Please Note: This Article is 6 years old. This increases the likelihood that some or all of it's content is now outdated.

Britain is to get an official buy to let rent index for the first time, promises a new report from the government’s head of statistics.

A two-year inquiry in to house price surveys and rents has finally delivered some recommendations that are due to go to consultation with politicians and the housing industry in October 2012.

The market is currently served with a hotch-potch of official and unofficial surveys that deliver widely differing results.

Homebuyers, property investors, landlords and tenants need accurate and timely financial information about prices and rents so they can make informed decisions, but the current system is a mess of biased, out-of-date and inaccurate data.

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Even two rival government surveys offer a price difference of more than £70,000 for the average home in July – the latest date figures are available for.

The Land Registry puts the average home price in England and Wales at £162,900, while the UK average is £234,000, according to the Communities and Local Government Department.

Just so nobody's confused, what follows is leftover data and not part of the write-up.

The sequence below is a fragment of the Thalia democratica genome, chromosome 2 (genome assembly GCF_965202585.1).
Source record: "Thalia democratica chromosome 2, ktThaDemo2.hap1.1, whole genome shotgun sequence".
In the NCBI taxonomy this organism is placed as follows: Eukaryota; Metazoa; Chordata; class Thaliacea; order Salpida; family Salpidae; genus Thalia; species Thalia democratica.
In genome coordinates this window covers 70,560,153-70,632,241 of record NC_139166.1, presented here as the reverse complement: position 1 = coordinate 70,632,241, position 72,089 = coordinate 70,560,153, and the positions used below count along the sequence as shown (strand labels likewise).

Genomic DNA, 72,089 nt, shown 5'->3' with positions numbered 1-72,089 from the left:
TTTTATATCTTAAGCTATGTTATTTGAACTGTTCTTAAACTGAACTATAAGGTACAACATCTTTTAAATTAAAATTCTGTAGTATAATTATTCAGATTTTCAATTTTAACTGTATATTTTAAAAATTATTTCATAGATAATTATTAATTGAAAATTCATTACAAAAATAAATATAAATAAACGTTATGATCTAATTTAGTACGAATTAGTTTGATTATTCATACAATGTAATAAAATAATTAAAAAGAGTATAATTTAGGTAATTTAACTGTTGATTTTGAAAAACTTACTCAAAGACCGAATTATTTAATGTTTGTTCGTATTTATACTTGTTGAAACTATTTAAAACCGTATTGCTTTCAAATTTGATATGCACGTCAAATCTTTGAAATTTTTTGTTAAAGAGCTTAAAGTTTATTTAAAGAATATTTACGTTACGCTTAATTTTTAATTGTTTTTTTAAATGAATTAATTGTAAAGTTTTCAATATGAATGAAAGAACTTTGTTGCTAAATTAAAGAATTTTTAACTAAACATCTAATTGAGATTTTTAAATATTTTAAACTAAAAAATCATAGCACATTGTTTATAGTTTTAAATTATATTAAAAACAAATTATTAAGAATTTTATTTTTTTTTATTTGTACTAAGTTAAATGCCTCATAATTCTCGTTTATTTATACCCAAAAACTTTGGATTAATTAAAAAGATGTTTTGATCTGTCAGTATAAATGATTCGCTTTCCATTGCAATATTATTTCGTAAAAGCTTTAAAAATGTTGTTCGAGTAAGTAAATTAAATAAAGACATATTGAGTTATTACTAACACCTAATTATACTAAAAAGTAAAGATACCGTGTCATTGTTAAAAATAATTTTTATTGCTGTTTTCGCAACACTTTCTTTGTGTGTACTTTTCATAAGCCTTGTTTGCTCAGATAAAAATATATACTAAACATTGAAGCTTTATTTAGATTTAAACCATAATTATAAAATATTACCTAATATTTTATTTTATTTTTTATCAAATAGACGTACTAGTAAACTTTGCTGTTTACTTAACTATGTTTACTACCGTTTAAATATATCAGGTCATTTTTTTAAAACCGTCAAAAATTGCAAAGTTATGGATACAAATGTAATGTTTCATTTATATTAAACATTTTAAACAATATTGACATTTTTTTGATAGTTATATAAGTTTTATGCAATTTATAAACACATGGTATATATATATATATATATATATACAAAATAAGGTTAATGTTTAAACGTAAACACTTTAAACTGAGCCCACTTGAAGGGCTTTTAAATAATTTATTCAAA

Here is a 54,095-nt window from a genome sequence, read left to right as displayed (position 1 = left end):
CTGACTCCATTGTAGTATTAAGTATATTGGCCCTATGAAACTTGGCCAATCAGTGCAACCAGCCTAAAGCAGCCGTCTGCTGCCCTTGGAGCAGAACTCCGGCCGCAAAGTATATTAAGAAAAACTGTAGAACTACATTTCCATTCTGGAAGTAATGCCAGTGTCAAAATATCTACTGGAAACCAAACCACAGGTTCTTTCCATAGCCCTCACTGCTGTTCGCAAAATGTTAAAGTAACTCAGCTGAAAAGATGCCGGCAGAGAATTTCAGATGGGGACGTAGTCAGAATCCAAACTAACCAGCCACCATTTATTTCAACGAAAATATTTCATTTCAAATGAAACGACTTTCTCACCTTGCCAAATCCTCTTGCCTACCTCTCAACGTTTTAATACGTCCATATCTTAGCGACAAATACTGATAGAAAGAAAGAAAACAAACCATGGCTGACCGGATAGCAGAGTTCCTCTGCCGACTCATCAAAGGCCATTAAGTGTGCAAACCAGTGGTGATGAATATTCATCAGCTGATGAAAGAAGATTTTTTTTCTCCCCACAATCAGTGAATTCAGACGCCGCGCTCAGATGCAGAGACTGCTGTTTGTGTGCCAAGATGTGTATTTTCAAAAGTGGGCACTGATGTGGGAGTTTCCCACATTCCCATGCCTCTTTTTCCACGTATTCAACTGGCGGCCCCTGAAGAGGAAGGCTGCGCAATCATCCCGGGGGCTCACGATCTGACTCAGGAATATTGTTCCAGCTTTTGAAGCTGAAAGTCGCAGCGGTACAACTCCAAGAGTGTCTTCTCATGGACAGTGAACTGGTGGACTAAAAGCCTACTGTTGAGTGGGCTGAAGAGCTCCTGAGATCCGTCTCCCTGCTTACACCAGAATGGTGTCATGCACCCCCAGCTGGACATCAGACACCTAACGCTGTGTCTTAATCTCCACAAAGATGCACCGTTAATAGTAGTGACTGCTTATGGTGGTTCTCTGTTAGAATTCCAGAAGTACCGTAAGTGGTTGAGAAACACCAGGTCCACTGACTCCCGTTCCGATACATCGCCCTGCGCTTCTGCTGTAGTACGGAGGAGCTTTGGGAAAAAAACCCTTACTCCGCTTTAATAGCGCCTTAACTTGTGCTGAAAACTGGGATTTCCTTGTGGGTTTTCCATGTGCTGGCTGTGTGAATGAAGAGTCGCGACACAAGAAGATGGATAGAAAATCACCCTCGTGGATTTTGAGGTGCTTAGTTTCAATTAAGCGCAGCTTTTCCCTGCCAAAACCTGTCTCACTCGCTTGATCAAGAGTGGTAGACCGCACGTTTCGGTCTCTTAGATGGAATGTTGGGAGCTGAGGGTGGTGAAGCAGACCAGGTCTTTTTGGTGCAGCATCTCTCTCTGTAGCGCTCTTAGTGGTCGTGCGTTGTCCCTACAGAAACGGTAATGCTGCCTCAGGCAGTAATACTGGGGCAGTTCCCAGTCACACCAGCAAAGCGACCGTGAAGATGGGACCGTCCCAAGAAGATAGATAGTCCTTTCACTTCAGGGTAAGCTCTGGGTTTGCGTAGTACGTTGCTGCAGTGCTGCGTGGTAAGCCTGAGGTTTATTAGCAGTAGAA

Now, National Statistician Jil Matheson has come up with three recommendations for a new system:

  • A new headline house price index for the entire UK
  • A new private rental index for the entire UK
  • More timely and localised data for homebuyers and landlords

“This report builds on the findings from my review of official house price statistics, published in December 2010,” said Matheson.

“The housing market affects everyone in the UK in some way. Statistics on the housing market and the factors that influence it are essential for making informed decisions on housing, whether in central or local government, the private or voluntary sector, or private individuals deciding whether to move, rent, buy or invest.”

The report also explains the review is a response to concerns that the public and policymakers were getting enough information on the housing market in time to make informed decisions.

Please Note: This Article is 6 years old. This increases the likelihood that some or all of it's content is now outdated.

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